Quick thought. I’ve just reviewed an audit on an issue in three European countries for a client. Can’t give the details, but here’s the gist:
- One country is broadly pro and the other two are anti.
- In the pro country, however, media and blogosphere, which are both very active, are not aligned: the blogosphere is pro because of reason X, media because of reason Y.
- In the two anti countries, one country is virulently anti (media, blogosphere, academia, politicians, government bodies) even though it is only minimally affected by the issue. And the reason it’s anti is not even on the radar in the pro country.
- The other anti country is less anti, but as with the pro country, media and the blogosphere are not aligned: the blogosphere is very anti while media is fairly balanced. And as opposed to the other countries, industry has a significant voice.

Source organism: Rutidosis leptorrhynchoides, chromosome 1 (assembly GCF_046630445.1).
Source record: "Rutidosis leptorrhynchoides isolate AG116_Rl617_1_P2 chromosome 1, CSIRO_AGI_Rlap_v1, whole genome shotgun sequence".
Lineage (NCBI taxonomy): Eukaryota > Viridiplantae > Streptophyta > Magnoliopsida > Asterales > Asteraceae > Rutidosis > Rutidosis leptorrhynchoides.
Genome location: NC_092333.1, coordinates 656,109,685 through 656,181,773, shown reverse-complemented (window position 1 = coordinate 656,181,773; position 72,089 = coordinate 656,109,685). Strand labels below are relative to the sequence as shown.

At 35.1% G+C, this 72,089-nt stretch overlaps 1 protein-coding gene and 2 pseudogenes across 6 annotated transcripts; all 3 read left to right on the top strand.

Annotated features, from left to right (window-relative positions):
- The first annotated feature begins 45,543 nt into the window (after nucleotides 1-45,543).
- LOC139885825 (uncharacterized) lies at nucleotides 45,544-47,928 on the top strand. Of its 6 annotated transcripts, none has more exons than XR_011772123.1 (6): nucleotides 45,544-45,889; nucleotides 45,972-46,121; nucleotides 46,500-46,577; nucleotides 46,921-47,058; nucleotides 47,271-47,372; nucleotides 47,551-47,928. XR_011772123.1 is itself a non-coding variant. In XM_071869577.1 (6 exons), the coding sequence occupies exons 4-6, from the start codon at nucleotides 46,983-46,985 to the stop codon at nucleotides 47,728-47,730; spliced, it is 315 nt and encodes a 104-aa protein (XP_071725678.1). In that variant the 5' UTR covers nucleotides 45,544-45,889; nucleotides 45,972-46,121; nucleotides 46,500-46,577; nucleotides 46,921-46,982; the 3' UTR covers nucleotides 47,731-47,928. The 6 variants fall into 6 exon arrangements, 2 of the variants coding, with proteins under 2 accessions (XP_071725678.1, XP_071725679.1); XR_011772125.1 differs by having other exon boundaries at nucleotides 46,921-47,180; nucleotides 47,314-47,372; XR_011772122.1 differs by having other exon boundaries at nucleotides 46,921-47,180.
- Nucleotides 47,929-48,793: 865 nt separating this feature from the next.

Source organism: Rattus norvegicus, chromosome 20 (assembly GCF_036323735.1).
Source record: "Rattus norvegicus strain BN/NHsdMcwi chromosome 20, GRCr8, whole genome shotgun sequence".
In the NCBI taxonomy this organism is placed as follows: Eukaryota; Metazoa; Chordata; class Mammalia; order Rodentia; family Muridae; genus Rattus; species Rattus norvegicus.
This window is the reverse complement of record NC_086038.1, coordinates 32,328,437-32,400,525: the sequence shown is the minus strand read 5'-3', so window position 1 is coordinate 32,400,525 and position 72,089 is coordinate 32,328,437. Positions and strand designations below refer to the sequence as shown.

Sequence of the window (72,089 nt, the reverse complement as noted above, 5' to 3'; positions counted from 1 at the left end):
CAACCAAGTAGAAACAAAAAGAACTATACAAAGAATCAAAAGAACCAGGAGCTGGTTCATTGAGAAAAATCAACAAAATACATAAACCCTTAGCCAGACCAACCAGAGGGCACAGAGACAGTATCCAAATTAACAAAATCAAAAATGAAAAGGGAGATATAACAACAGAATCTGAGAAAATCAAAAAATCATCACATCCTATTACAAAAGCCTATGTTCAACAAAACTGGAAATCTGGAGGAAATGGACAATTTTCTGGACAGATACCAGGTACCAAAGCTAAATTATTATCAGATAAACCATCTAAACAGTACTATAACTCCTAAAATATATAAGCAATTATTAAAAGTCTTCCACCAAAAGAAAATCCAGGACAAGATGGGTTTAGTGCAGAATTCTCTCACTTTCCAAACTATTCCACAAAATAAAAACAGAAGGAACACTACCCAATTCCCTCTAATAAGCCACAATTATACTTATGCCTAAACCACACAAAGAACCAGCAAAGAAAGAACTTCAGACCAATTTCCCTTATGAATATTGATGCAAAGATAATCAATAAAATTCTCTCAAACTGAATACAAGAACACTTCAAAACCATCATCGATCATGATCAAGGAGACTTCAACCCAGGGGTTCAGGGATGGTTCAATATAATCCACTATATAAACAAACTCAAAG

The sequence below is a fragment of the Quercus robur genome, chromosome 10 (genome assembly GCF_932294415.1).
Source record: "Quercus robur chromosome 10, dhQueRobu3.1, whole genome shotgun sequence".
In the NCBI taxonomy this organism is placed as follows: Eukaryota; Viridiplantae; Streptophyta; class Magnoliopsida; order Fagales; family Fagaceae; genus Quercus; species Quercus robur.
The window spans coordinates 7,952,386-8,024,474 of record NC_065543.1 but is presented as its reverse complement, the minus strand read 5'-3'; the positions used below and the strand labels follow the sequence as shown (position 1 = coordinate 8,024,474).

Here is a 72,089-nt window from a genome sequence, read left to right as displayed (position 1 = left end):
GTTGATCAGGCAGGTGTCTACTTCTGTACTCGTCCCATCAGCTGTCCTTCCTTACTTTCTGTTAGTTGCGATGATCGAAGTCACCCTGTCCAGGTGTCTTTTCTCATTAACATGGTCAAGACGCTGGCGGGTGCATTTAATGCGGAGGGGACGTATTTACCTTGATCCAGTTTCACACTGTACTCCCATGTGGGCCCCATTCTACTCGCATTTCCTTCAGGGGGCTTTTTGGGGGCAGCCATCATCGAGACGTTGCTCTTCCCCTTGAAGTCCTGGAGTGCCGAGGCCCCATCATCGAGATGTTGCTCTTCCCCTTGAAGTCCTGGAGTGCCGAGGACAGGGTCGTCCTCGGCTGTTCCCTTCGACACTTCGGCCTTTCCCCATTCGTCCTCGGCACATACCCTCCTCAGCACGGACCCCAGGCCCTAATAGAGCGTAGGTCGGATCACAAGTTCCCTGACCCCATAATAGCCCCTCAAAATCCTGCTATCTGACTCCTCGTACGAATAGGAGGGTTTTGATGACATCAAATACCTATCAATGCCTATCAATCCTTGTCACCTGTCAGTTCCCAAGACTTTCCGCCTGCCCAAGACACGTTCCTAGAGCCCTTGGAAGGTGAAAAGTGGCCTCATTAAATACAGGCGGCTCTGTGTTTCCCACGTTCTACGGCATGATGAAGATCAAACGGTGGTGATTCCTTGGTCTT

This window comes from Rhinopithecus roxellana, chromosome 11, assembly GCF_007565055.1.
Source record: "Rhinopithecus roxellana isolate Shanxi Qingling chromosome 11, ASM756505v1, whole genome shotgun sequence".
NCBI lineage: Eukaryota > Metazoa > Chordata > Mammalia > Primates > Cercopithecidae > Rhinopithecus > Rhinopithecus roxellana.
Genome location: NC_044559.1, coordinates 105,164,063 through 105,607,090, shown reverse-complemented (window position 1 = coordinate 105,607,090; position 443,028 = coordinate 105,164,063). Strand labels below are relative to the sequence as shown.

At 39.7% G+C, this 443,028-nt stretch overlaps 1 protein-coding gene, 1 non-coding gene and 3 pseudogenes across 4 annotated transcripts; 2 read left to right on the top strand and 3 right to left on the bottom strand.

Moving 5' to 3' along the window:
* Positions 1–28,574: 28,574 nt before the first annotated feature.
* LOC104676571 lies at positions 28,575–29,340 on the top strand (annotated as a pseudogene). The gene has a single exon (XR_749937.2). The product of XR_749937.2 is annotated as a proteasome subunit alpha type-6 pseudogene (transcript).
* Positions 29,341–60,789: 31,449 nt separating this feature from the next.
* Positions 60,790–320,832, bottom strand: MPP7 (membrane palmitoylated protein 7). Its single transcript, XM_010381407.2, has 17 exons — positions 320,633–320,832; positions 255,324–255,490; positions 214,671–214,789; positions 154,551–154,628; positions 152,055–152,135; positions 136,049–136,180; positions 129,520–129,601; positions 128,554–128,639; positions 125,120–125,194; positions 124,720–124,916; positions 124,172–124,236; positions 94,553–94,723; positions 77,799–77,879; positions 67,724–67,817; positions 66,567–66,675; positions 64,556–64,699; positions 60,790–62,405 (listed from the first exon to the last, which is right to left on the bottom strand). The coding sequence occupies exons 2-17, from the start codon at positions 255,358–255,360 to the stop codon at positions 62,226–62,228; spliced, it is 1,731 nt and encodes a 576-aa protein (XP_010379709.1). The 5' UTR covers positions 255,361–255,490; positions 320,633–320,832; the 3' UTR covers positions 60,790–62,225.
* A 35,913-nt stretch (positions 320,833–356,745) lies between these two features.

OK clearly without the details, this might not sound too enthralling, but the point I’m trying to make is this: pan-European campaigns exist and can be a success if planned and executed well, but only the overarching framework can be uniform. Everything from research and monitoring through to message and channel selection has to be done at a more local level. And local might not even mean national: micro-targeting of groups within countries needs to take place, and the groups may be determined by local geography or demography.
So in short, when thinking pan-European, think overarching goals, but then break down the campaign into multiple sub-campaigns. And feel free to set the campaign goals centrally and retain some control, but avoid local groundwork and ongoing intelligence at your peril.